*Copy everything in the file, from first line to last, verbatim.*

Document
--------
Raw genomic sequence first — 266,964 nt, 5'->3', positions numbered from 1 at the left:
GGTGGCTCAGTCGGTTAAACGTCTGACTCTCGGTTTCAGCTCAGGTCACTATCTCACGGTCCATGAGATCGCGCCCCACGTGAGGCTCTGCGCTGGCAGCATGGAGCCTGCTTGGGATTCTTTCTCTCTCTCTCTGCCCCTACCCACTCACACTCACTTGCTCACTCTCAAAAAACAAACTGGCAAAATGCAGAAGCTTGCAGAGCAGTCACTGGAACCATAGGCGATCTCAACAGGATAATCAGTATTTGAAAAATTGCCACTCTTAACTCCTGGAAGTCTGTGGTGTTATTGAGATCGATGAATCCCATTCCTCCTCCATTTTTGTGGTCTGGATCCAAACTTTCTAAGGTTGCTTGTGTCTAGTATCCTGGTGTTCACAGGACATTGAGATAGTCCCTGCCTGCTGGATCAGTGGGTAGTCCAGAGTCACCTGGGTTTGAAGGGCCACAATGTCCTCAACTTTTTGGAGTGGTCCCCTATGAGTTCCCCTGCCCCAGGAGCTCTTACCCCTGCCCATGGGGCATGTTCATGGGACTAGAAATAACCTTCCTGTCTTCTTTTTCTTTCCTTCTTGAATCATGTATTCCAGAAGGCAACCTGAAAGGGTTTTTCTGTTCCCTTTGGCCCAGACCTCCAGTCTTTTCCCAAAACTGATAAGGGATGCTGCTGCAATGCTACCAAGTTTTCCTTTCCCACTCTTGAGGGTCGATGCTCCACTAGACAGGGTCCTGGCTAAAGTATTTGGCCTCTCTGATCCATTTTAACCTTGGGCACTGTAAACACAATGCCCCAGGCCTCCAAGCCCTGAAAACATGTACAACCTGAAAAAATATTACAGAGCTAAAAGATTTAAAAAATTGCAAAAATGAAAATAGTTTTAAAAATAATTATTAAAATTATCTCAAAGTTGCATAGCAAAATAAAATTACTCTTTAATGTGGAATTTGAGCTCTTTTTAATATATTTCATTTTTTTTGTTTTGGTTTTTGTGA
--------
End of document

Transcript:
Raw genomic sequence first — 266,964 nt, 5'->3', positions numbered from 1 at the left:
GGTGGCTCAGTCGGTTAAACGTCTGACTCTCGGTTTCAGCTCAGGTCACTATCTCACGGTCCATGAGATCGCGCCCCACGTGAGGCTCTGCGCTGGCAGCATGGAGCCTGCTTGGGATTCTTTCTCTCTCTCTCTGCCCCTACCCACTCACACTCACTTGCTCACTCTCAAAAAACAAACTGGCAAAATGCAGAAGCTTGCAGAGCAGTCACTGGAACCATAGGCGATCTCAACAGGATAATCAGTATTTGAAAAATTGCCACTCTTAACTCCTGGAAGTCTGTGGTGTTATTGAGATCGATGAATCCCATTCCTCCTCCATTTTTGTGGTCTGGATCCAAACTTTCTAAGGTTGCTTGTGTCTAGTATCCTGGTGTTCACAGGACATTGAGATAGTCCCTGCCTGCTGGATCAGTGGGTAGTCCAGAGTCACCTGGGTTTGAAGGGCCACAATGTCCTCAACTTTTTGGAGTGGTCCCCTATGAGTTCCCCTGCCCCAGGAGCTCTTACCCCTGCCCATGGGGCATGTTCATGGGACTAGAAATAACCTTCCTGTCTTCTTTTTCTTTCCTTCTTGAATCATGTATTCCAGAAGGCAACCTGAAAGGGTTTTTCTGTTCCCTTTGGCCCAGACCTCCAGTCTTTTCCCAAAACTGATAAGGGATGCTGCTGCAATGCTACCAAGTTTTCCTTTCCCACTCTTGAGGGTCGATGCTCCACTAGACAGGGTCCTGGCTAAAGTATTTGGCCTCTCTGATCCATTTTAACCTTGGGCACTGTAAACACAATGCCCCAGGCCTCCAAGCCCTGAAAACATGTACAACCTGAAAAAATATTACAGAGCTAAAAGATTTAAAAAATTGCAAAAATGAAAATAGTTTTAAAAATAATTATTAAAATTATCTCAAAGTTGCATAGCAAAATAAAATTACTCTTTAATGTGGAATTTGAGCTCTTTTTAATATATTTCATTTTTTTTGTTTTGGTTTTTGTGA